Fancy owning a 200-inch, 3D-capable display?
60-inches would probably be the largest form factor one would think of when it comes to purchasing a television set, but leave it to the Japanese to outdo themselves just when it seems that 3D technology has reached its peak. After all, what can be more headline-worthy than the fact that a glassless 200-inch 3D display set has just been sported in Japan?
This might be a typical example of humans churning out technological advancements simply for technology's sake, but hey, it cannot be denied that such news can also make for rather interesting reading material at times. After all, with 3D technology slowly worming its way into our daily lives, chances are that it would only be a matter of time before someone or some manufacturer will pull off something like this.
Of course, 3D technology is still far from mainstream, and it would probably take at least another few years before it finally becomes as ubiquitous as the humble LCD television today. But it seems that the technology has just received a major boost in terms of development and advancement, especially when Japan has just managed to pull off a yet another world's first with its new 200-inch display which reportedly sports glassless 3D features.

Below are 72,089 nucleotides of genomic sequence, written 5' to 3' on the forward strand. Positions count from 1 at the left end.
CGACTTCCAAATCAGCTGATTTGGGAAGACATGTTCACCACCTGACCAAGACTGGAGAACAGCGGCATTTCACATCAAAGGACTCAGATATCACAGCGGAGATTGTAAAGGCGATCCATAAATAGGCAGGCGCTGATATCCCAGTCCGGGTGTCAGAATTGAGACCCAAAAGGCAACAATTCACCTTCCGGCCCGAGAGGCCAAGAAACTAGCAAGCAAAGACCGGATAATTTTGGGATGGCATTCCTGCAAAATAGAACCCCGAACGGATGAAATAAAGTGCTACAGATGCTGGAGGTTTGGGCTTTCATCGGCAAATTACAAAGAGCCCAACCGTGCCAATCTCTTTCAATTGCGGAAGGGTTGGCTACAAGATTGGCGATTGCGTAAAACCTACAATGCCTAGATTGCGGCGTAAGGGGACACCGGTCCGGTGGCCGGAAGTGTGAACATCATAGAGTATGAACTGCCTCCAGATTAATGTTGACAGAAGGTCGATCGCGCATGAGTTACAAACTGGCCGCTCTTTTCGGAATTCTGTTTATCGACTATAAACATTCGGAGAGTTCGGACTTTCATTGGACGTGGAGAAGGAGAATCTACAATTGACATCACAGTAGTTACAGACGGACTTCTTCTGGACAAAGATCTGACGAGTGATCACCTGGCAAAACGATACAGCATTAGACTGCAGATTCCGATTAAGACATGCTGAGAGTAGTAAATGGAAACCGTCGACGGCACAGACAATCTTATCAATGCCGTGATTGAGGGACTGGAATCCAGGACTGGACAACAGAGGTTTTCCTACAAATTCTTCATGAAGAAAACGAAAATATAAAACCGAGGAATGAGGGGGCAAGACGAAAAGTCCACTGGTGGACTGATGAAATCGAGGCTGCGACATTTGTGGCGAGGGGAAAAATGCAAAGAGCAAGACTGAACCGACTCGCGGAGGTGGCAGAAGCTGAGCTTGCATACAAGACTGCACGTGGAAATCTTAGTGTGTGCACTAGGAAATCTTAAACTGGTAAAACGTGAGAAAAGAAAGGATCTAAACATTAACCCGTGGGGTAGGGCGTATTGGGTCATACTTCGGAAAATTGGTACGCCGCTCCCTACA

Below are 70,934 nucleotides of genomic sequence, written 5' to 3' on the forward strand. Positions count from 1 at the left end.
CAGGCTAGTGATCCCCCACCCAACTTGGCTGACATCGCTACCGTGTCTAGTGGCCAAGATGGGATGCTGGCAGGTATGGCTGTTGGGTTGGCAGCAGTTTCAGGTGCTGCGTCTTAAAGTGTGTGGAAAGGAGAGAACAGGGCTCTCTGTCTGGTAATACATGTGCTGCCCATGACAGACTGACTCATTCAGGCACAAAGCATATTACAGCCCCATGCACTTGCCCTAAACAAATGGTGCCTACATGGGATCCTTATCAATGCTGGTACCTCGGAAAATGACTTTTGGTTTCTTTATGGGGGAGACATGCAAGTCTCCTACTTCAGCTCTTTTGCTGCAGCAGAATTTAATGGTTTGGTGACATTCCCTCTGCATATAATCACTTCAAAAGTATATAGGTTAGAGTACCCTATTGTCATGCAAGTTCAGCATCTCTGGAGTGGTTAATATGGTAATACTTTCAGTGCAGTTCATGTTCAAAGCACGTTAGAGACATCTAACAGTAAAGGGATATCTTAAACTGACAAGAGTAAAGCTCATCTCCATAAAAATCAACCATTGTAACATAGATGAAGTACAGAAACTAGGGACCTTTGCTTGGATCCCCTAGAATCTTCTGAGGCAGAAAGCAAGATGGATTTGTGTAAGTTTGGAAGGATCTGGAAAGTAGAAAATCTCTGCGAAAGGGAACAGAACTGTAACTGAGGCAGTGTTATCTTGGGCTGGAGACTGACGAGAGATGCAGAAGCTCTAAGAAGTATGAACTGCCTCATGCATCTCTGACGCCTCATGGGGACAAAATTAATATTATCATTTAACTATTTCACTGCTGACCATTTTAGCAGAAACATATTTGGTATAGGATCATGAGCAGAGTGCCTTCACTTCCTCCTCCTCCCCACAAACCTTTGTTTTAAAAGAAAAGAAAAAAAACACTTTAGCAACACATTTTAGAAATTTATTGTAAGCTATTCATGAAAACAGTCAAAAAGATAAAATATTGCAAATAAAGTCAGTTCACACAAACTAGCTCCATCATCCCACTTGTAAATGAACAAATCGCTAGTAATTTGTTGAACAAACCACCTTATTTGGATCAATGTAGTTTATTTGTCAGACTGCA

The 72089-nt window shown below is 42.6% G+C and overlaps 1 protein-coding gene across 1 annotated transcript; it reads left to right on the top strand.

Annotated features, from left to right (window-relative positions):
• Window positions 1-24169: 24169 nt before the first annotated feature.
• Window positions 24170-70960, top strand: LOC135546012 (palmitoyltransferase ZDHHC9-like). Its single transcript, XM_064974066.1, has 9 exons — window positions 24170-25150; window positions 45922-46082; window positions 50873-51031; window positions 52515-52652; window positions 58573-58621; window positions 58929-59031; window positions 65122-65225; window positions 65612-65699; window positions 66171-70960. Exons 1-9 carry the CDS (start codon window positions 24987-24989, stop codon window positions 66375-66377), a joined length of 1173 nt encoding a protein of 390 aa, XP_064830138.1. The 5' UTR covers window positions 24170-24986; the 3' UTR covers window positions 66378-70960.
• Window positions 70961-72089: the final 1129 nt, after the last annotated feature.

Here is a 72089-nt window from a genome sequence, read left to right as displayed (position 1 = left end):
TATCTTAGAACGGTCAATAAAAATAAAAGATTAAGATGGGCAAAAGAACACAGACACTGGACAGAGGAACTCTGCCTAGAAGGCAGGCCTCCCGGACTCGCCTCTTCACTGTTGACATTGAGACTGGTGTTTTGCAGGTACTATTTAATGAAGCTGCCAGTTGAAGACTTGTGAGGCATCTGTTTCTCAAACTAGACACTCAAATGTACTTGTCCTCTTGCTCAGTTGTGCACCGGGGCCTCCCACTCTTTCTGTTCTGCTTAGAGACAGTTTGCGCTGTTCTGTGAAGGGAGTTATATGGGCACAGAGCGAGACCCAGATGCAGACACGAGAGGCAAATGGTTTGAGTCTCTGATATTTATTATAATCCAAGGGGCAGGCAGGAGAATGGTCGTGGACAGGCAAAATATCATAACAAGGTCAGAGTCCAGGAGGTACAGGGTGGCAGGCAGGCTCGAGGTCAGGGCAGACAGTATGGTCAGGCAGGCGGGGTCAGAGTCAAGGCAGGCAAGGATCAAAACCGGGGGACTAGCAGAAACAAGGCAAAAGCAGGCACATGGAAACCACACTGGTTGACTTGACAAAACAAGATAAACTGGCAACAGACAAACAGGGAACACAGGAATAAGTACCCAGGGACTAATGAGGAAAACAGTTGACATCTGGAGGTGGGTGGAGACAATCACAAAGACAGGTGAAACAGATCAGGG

According to a press release issued by Japan's National Institute of Information and Communications Technology (NICT), the key to the 200-inch glassless 3D display set lies in its previous attempt to accomplish a similar feat on a much smaller scale (70 inches). To achieve decent image quality on a display of such dimensions, NICT's researchers opted to ditch conventional glassless 3D implementations with its own algorithm which has been specially designed from ground up.
To compensate for reduced image resolutions, NICT claims that the display had to be capable of solving an issue known as 'strip noise' which occurs between parallax images produced by glassless 3D displays and is affected from "uniformities of brightness and color balance in the parallax images". By "compensating the brightness uniformities and color balance" and making use of special hardware such as diffuser films and condenser lenses, the effects of such noise can be greatly minimized, resulting in significantly larger viewing areas and "more natural motion parallax of 3D images".
Of course, it also goes without saying that NICT does not foresee its technology ever seeing the light of day outside of industrial applications. Indeed, the institute has confirmed that its goal is to refine the research of such display panels up to a point where it can be utilized as a tool for commercial presentations, such as in digital signage and show room displays. And despite what some may think, we are fairly certain that 'industrial use' and 'home theater setups' are two words which are rather unlikely to appear in the same sentence. Well, save for that one.